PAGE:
We’re one week away from what is usually a very difficult night to score a reservation at a nice restaurant, so if you haven’t acted yet, you may want to check out a brand new SF-based service called Rezhound.
It’s built on top of OpenTable, in the sense that Zynga was originally built on top of Facebook.
The way to use it is when OpenTable tells you there is no availability at your restaurant of choice, go to Rezhound and make the identical reservation request–including the size of your table, date, and time.
Rezhound will then automatically ping OpenTable every few minutes with your request until a table finally opens up.
This happens more frequently than you might imagine, as people’s plans change and they have to rearrange their dinner reservations.
So, by acting as your reservation assistant, Rezhound can help you get in to restaurants that otherwise may seem impossible to crack, like Flour + Water, Cotogna, and The French Laundry.
Rezhound is the brainstorm of Reed Kavner, whose day job is as a product manager at StarMaker, the mobile karaoke app company.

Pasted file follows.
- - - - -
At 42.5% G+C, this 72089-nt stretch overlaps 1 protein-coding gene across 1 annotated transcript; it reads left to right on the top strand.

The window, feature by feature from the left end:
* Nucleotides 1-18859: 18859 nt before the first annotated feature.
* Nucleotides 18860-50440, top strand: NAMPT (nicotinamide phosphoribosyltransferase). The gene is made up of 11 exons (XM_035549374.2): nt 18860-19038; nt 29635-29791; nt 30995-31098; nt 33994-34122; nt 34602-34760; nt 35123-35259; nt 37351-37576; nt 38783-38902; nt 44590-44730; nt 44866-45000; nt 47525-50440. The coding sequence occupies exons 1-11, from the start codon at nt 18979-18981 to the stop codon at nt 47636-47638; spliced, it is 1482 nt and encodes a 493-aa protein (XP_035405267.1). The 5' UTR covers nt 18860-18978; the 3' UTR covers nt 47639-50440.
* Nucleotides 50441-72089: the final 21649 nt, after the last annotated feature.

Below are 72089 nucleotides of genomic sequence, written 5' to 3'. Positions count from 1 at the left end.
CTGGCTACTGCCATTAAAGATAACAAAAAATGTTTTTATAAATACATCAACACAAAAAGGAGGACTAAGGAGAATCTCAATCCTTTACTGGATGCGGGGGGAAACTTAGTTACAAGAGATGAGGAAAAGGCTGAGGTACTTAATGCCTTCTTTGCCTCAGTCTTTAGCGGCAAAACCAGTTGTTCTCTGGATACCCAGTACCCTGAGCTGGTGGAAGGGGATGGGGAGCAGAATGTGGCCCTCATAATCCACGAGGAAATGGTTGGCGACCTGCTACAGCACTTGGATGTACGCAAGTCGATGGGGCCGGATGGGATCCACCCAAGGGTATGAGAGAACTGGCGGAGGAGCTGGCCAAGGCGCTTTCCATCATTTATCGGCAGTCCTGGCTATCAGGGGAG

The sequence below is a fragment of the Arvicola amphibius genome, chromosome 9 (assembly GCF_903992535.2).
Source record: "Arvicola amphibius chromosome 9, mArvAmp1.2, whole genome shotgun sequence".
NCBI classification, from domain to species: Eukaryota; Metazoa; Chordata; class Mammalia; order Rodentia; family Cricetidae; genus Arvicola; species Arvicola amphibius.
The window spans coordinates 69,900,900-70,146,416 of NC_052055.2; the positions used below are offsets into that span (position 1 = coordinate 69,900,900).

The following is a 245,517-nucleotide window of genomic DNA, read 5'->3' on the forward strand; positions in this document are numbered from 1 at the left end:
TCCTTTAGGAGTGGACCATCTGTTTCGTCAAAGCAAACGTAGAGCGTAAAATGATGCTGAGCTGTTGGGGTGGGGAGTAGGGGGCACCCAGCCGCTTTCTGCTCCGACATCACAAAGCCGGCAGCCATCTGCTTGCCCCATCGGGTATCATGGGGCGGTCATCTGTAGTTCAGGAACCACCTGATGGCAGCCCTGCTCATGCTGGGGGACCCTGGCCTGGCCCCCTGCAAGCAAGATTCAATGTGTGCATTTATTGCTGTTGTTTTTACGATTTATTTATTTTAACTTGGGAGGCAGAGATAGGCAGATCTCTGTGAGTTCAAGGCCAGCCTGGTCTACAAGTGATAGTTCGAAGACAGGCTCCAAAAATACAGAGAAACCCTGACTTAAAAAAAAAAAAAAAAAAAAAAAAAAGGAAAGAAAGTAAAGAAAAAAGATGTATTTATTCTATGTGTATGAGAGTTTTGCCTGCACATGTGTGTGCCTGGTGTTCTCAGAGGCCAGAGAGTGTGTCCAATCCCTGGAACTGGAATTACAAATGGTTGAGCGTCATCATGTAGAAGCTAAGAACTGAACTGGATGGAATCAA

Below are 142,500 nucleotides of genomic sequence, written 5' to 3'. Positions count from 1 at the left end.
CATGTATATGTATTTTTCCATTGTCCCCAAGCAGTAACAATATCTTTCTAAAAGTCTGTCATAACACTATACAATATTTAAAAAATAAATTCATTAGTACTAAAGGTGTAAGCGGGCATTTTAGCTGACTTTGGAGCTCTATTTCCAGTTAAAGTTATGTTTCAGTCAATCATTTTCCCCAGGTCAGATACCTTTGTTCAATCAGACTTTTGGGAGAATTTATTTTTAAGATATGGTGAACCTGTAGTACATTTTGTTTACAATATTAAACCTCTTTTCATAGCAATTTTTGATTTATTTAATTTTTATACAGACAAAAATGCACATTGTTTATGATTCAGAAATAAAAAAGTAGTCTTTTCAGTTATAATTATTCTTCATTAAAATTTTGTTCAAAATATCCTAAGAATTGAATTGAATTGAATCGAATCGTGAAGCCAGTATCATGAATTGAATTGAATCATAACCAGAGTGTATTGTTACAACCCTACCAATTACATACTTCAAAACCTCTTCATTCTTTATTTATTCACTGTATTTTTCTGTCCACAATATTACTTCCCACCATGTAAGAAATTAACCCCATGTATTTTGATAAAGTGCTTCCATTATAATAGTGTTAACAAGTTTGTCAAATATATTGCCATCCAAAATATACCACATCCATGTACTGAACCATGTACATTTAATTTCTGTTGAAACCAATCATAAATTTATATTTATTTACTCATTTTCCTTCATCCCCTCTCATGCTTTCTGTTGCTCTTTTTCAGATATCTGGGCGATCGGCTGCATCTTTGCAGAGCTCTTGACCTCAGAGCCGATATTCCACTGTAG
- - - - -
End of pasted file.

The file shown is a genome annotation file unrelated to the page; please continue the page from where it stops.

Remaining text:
Kavner says he became frustrated when he and his girlfriend could never get into Nopa near the Panhandle, so he set out to solve that type of problem.
The way he built Rezhound, starting last October (it launched on January 14th), should serve as an inspiration to anyone who thinks launching a new service would be way too difficult and technologically challenging.
To teach himself coding skills he read Learn Python the Hard Way by Zed A. Shaw.
“The resources are out there to do something like this,” says Kavner. “The languages to write code in are far more like English, with words easy to understand. It’s a lot less intimidating than in the past.”
Whenever he came upon a problem he didn’t know how to solve, Kavner turned to Google, entering “How can I…?” as a search query.
“People just rushed to answer every question,” he says. “They want to be helpful.”
Because the underlying technologies are essentially free, Kavner says the site only costs him a few cents to a few dollars per day to run.
He isn’t making any money off the service, which he calls a “side project, just a fun thing to do.”
Written in HTML5, Rezhound works fine on mobile devices, though it is not optimized for them yet.
So far, just weeks since its launch, Rezhound is able to find reservations about a third of the time for its users.
“That’s double what I was expecting,” says Kavner.
Given OpenTable’s reach, Rezhound works far beyond San Francisco, at some 26,000 restaurants in 19 countries around the globe.
Kavner says the early “hot spots” for use are in San Francisco, LA, New York, and Chicago.